I’ve previously featured Paton’s later two-stroke GP bikes, but Giuseppe Pattoni is best known for his four-stroke 500 racers.
He was the chief mechanic for F.B. Mondial’s GP team, then with former company engineer Lino Tonti, went on to found their own company to produce race bikes. The first of which was a 125 cc single, then a 250 cc parallel-twin which eventually (and after Toni had left to join Bianchi) was ridden by Alberto Pagani to third at the IoM.
The English businessman Bob Hannah then stepped in to fund the team and the 350 (’65) and 500 (’66) twins that were developed from the 250. Fred Stevens finished sixth in the 1967 World Championship and fifth in the Senior TT on one 500 that started its life as one of the two 250s built (and thus had a wheelbase 100 mm shorter than the 500 seen here).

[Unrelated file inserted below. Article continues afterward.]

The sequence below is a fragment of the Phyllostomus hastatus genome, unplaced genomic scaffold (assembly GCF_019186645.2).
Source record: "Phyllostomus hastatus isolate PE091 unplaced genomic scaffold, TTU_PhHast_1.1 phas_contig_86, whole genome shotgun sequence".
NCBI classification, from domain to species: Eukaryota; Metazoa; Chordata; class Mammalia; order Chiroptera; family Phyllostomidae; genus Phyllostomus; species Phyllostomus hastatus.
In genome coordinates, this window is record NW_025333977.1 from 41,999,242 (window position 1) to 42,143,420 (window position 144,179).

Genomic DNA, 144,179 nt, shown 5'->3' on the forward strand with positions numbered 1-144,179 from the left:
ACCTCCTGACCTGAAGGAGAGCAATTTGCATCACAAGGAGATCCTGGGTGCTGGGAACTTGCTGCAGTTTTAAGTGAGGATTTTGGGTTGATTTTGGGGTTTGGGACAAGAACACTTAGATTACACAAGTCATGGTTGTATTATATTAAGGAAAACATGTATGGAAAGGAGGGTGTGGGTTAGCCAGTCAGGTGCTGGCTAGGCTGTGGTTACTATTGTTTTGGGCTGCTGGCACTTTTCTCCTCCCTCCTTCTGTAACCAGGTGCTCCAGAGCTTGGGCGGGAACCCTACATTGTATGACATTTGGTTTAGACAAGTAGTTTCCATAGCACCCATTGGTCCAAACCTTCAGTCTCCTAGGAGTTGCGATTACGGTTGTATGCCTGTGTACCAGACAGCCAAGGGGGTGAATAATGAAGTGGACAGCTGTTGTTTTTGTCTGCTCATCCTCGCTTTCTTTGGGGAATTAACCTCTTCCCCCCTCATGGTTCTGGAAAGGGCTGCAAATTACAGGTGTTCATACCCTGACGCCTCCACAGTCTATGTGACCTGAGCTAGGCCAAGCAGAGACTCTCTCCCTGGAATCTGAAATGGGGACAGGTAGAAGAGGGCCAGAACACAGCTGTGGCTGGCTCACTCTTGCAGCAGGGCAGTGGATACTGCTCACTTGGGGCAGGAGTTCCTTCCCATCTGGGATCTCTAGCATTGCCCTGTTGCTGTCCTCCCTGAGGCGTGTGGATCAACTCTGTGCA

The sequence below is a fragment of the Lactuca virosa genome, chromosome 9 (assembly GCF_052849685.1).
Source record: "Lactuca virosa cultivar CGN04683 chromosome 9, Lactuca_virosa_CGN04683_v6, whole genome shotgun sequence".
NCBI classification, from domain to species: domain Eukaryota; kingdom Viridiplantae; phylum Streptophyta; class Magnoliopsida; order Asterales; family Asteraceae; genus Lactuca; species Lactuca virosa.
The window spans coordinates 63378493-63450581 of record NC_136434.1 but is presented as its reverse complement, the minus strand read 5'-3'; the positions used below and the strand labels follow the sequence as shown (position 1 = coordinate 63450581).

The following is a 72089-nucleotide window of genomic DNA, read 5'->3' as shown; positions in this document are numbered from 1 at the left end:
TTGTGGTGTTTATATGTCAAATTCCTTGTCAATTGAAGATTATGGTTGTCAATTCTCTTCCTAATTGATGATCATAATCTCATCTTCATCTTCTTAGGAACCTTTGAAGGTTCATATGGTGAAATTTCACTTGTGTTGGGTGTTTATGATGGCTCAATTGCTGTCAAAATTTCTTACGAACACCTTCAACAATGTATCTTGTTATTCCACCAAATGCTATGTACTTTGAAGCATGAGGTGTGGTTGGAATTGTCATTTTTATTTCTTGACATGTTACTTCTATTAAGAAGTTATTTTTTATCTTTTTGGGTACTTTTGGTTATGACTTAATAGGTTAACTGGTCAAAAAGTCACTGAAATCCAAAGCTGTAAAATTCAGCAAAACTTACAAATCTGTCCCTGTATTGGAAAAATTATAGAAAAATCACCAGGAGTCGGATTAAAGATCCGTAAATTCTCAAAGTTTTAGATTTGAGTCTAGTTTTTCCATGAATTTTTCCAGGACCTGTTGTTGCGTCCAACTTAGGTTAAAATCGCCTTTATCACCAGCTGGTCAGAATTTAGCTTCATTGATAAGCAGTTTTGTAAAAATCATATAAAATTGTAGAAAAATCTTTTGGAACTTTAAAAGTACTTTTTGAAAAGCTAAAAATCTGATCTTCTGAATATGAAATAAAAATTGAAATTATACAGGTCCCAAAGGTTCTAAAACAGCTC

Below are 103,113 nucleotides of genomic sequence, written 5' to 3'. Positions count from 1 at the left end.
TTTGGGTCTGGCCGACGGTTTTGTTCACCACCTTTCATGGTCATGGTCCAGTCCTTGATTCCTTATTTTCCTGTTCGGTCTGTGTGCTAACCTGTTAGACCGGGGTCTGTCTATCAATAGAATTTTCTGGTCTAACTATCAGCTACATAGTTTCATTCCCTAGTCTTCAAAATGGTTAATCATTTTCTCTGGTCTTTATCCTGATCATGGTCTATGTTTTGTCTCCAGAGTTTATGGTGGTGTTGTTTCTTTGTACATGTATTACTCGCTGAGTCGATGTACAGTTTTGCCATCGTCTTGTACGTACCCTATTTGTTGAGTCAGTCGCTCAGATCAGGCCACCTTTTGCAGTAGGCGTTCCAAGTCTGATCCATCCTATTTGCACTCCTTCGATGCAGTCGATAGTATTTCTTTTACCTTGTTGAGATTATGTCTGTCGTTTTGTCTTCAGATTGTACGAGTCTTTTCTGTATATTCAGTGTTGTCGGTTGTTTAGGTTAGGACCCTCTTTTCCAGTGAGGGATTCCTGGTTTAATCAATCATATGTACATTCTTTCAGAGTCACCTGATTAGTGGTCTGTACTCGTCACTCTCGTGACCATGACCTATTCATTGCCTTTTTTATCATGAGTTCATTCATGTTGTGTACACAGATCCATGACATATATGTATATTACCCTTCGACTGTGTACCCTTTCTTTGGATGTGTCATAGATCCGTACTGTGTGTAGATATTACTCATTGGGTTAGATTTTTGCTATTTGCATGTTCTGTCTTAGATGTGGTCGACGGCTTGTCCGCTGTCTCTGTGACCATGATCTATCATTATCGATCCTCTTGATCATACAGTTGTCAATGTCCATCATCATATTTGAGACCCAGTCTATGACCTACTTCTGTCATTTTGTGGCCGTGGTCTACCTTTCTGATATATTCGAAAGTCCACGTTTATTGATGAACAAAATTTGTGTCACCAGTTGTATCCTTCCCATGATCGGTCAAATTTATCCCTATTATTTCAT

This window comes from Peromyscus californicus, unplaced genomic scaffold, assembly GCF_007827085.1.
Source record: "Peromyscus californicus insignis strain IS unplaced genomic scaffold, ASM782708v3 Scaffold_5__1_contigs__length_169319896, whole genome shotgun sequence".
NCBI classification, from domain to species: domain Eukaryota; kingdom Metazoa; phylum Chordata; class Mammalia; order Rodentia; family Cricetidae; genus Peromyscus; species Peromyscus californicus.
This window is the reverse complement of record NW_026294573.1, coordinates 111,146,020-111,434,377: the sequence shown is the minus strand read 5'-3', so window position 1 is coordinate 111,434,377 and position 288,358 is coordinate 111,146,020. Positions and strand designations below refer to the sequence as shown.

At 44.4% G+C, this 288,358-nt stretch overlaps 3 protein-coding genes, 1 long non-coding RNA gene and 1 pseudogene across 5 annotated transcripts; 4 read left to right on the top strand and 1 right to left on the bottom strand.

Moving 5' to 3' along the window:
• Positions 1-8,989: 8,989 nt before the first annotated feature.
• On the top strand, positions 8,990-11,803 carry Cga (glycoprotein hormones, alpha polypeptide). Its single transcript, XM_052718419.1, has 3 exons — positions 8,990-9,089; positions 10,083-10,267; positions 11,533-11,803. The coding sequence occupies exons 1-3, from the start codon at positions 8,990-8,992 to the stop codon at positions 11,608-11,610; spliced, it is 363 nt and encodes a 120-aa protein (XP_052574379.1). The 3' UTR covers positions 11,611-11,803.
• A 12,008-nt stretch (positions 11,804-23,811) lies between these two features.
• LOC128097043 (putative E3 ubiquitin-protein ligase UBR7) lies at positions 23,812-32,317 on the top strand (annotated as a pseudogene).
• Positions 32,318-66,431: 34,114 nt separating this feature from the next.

This bike is the ex-Billie Nelson machine that he finished fourth on in the 1969 championship and has a 1380 mm wheelbase. Later versions, from 1971, incorporated 4-valve heads which produced a further 5 hp compared to the 58 hp at 10,400 rpm (rear wheel) of the ’68 bike.
The 500cc Paton’s went on to finish in second place in the Italian Championship in ’71 (third in ’70 and ’72) with rider Roberto Gallina and with a Bimota frame took fourth in ’74 with Armando Toracca aboard. Virginio Ferrari rode for the team in ’75 and ’76 but the 4-stroke design was very outclassed by then and Pattoni and his son Roberto began to develop their new 2-stroke motor.
MCNEWS.COM.AU is a specialist on-line resource that provides motorcycle news for motorcyclists. MCNews covers all areas of interest for the motorcycling public including news, reviews and comprehensive racing coverage.